Agents arrest nine in Centre County drug bust
PATTON TOWNSHIP — Nine people were charged in connection with a half-million dollar heroin and cocaine drug operation that eminated from Centre County and the surrounding area.
State narcotics agents and local police announced the bust at a news conference on March 8. According to the state attorney general's office, those involved brought drugs into Centre, Clinton and Lycoming Counties from the Harrisburg and New York areas.
The investigation was known as “Operation Fire's Out.”
“This is just another example that most of the major drug dealers in Centre County, investigators, have learned over the years, are not home-grown,” said senior deputy attorney general Patrick Leonard. “They are here from New York City, Philadelphia. For example, the main target here was being driven to New York to get the heroin.”
Over the course of the investigation, police seized 13 guns from the Pleasant Gap home of Elijah “Max” Moorer. Of those 13 guns, three were sawed-off shotguns.
“There were 13 firearms recovered from Moorer's residence. That's a big deal because he didn't own any of them,” said Tony Sassano of the attorney general's office. “It should be noted that three of these weapons were sawed-off shotguns. As you know, it's illegal to alter a shotgun like that.”
In addition to Moorer, there were eight others charged in the bust. Several were from State College, including: Robert Albro Jr., 48; Valerie Albro, 44; Timothy Wilson, 43; Colleen Berrigan, 40; and Nicholas Girton, 28.
Police also charged 46-year-old Kendra Spring of Pleasant Gap. Amanda Horner, 29, is in custody in Harrisburg.
Nicole Malloy, 21, of New York City has been charged in the case but is not in police custody.
According to Sassano, the cases will be prosecuted in Centre County.
The investigation began in March of last year. Since that time, police made 16 controlled buys from Wilson and Moorer. Wire taps were also used to help identify additional suspects. In Novemeber, authorities obtained search warrants at the homes of Moorer, Wilson, Albros and Horner. Authorities seized heroin, cocaine, cash and firearms.
Police were not certain if the firearms were going to be used to commit crimes or as a tool to obtain more drugs.
“What I've found is that the weapons in Centre County, the weapons in Blair County, the weapons in central Pennsylvania end up going to the big city where they're harder to find,” Sassano said. “The people in those cities have an appetite for weapons that they don't have. The people here have an appetite for the drugs.”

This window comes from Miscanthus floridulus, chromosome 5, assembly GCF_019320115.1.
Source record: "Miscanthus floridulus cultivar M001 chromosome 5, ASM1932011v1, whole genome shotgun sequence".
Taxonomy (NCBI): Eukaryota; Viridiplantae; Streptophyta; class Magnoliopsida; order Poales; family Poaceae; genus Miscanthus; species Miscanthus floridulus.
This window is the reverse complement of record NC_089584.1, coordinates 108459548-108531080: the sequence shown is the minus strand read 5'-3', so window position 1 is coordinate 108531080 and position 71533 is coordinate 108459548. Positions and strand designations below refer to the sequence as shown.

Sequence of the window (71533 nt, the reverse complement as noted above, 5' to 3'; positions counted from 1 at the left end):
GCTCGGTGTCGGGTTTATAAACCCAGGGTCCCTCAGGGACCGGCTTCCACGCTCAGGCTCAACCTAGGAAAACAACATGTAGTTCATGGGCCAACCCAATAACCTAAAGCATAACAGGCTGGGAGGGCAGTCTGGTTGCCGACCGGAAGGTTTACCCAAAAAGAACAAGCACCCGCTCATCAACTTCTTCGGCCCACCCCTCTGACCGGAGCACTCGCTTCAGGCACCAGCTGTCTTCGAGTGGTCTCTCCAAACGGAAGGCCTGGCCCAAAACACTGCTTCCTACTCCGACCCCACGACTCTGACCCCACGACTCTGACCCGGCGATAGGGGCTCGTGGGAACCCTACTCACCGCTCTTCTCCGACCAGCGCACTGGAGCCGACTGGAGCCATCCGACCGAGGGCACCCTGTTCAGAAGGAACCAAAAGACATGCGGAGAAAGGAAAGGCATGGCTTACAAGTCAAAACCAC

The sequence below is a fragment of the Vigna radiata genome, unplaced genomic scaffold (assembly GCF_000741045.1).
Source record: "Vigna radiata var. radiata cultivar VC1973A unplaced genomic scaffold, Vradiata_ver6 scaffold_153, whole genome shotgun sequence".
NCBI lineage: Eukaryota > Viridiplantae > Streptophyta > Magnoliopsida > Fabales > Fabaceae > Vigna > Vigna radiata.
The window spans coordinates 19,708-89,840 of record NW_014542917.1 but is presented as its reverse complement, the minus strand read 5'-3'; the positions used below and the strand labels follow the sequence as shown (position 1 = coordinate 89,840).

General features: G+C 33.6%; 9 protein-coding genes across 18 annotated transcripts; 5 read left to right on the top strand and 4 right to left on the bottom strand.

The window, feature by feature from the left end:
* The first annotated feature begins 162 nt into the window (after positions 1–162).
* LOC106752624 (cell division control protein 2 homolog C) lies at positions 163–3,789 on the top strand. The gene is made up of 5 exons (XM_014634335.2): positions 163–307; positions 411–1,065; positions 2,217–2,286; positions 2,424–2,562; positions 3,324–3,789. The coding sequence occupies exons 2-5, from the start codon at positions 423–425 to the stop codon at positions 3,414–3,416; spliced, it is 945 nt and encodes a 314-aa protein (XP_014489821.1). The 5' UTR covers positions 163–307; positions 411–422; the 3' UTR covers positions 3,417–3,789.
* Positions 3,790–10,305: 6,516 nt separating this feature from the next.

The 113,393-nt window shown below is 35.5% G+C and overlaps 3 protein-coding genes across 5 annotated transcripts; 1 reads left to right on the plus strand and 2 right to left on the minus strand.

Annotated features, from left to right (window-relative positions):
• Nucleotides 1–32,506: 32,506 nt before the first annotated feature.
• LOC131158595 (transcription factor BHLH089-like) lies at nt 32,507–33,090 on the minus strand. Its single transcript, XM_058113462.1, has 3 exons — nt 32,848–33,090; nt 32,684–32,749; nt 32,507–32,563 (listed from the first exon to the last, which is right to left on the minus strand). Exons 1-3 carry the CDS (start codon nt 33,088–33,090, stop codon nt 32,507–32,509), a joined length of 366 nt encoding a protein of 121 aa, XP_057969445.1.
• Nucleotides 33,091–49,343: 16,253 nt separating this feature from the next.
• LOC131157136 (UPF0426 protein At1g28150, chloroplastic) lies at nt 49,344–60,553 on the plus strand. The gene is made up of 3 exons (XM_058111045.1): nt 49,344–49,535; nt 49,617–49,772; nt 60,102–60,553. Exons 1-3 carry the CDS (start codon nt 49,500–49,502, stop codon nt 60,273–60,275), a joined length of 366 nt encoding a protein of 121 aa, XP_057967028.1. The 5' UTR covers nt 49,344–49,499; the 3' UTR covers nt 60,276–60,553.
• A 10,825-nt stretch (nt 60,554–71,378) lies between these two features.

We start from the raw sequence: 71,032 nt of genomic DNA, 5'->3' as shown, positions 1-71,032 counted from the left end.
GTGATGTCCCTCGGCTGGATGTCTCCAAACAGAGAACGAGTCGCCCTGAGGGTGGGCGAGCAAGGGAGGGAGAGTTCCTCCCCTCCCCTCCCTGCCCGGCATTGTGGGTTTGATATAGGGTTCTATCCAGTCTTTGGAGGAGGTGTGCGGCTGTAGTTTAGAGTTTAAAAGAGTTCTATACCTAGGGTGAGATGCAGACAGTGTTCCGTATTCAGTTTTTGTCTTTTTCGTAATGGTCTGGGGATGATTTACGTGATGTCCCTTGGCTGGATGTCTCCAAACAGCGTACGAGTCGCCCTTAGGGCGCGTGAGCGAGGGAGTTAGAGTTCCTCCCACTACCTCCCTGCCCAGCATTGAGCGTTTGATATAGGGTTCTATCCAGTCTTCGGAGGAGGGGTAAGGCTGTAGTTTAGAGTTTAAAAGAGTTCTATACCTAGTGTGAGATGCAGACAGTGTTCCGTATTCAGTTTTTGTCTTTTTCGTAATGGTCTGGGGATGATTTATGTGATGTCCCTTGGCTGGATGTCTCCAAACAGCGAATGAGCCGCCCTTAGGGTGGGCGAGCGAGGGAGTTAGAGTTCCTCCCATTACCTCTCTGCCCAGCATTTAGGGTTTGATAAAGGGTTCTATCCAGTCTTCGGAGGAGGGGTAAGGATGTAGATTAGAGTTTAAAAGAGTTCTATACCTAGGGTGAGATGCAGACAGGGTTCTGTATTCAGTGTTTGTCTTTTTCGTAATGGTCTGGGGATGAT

According to Leonard, the investigation was extremely thorough.
“I just want to underscore what a great job the investigators in identifying these people who were coming here solely to set up shop and distributing heroin to people who otherwise might not be using it. I just want to congratulate them for their work,” he said.
According to authorities, Moorer was receiving large quantities of heroin and cocaine from a source in New York City. Robert Albro, Jr. was acquiring cocaine from an unknown source in Harrisburg. Moorer and Albro were allegedly dealing to Wilson.
“It was an aggressive and thorough investigation,” said Centre County District Attorney Stacy Parks Miller. “The key is it is proactive. If you want to your standard of living drop in a community, it's when drugs are not stopped. In this particular case, you have out-of-town people coming in here and trying to peddle poison — heroin and cocaine.”
The arrests came just a day after a massive drug bust in Huntingdon County in which 29 people were charged in connection with a $14 million heroin ring.
“There are no boundaries,” Parks Miller said. “You saw a drug bust (Thursday) that was huge … we'll continue to do this work and prosecute these cases. They continue to do an immense amount of work that no one knows about. This is when you see it.”
While the investigation is ongoing, Parks Miller said that the arrests were significant.
“When we're talking about the standard of living, we're not just talking about people getting addicted to drugs,” she said. “The offshoot is huge. You see addicts breaking into cars, breaking into homes, committing more retail theft. Addicts commit more crimes and drug addiction has a far-reaching impact.”